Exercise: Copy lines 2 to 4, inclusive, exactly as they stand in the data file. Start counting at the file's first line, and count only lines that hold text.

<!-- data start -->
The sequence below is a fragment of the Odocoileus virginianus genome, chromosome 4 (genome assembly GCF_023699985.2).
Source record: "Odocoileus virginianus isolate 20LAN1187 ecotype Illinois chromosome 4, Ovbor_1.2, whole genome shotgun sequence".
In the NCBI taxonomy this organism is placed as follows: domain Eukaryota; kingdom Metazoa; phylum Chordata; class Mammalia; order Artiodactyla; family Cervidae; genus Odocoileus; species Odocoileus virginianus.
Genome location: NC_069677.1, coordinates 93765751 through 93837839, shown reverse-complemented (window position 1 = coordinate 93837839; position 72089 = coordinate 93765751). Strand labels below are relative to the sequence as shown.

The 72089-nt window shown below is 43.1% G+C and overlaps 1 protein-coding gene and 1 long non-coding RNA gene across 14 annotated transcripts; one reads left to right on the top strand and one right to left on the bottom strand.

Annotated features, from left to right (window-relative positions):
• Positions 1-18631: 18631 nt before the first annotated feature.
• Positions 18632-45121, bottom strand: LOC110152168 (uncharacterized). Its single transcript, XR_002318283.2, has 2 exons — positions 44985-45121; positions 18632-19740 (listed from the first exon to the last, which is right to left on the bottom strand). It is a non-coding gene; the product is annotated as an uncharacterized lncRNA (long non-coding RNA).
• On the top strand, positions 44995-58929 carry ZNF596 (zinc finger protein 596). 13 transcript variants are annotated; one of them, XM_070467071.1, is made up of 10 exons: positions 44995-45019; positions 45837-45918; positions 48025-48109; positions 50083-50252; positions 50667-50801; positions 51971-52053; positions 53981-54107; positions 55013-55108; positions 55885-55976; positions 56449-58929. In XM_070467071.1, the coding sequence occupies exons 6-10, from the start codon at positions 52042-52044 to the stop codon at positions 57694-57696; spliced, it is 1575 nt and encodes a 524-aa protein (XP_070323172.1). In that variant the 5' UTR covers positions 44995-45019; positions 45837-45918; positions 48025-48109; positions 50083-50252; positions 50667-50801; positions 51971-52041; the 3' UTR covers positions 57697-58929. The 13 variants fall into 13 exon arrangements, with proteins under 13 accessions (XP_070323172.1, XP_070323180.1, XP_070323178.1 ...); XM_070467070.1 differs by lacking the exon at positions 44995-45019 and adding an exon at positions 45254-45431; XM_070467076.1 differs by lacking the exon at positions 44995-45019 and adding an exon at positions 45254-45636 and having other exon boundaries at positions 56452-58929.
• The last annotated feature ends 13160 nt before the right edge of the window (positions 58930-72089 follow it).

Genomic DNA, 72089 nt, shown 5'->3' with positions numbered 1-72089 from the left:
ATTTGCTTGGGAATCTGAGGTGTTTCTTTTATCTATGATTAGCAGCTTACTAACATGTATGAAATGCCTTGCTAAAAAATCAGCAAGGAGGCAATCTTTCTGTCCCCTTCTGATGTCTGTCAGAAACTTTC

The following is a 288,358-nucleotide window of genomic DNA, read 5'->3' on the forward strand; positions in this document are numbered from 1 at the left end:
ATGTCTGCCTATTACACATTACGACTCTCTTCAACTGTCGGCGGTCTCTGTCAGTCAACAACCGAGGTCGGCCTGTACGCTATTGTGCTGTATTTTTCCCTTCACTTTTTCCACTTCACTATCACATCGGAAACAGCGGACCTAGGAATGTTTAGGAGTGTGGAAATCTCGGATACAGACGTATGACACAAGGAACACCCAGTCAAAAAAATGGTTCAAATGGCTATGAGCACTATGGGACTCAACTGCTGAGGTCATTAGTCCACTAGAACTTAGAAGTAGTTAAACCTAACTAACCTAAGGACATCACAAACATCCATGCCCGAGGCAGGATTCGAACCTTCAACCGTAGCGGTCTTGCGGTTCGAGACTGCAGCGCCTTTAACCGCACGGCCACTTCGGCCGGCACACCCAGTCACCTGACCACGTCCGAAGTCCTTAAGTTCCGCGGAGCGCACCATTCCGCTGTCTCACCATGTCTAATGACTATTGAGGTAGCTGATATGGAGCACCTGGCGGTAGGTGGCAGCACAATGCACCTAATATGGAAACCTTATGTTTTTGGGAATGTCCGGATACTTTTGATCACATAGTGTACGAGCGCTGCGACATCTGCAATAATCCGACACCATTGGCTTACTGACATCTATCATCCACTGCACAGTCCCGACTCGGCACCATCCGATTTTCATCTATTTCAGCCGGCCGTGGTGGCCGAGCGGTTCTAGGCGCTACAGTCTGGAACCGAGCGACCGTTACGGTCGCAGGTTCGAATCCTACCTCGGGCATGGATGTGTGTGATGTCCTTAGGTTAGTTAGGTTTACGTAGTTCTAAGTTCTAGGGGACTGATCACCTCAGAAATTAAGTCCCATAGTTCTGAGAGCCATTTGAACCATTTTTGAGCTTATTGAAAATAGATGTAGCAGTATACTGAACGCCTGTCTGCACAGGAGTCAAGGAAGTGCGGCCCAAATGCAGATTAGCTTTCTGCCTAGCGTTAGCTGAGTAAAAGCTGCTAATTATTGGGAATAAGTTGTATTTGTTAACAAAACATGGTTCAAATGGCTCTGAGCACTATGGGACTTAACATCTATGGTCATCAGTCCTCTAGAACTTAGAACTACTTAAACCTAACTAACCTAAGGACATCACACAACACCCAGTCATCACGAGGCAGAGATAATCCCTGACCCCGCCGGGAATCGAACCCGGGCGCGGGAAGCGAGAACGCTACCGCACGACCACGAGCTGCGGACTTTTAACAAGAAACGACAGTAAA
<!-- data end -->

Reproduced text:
Source record: "Odocoileus virginianus isolate 20LAN1187 ecotype Illinois chromosome 4, Ovbor_1.2, whole genome shotgun sequence".
In the NCBI taxonomy this organism is placed as follows: domain Eukaryota; kingdom Metazoa; phylum Chordata; class Mammalia; order Artiodactyla; family Cervidae; genus Odocoileus; species Odocoileus virginianus.
Genome location: NC_069677.1, coordinates 93765751 through 93837839, shown reverse-complemented (window position 1 = coordinate 93837839; position 72089 = coordinate 93765751). Strand labels below are relative to the sequence as shown.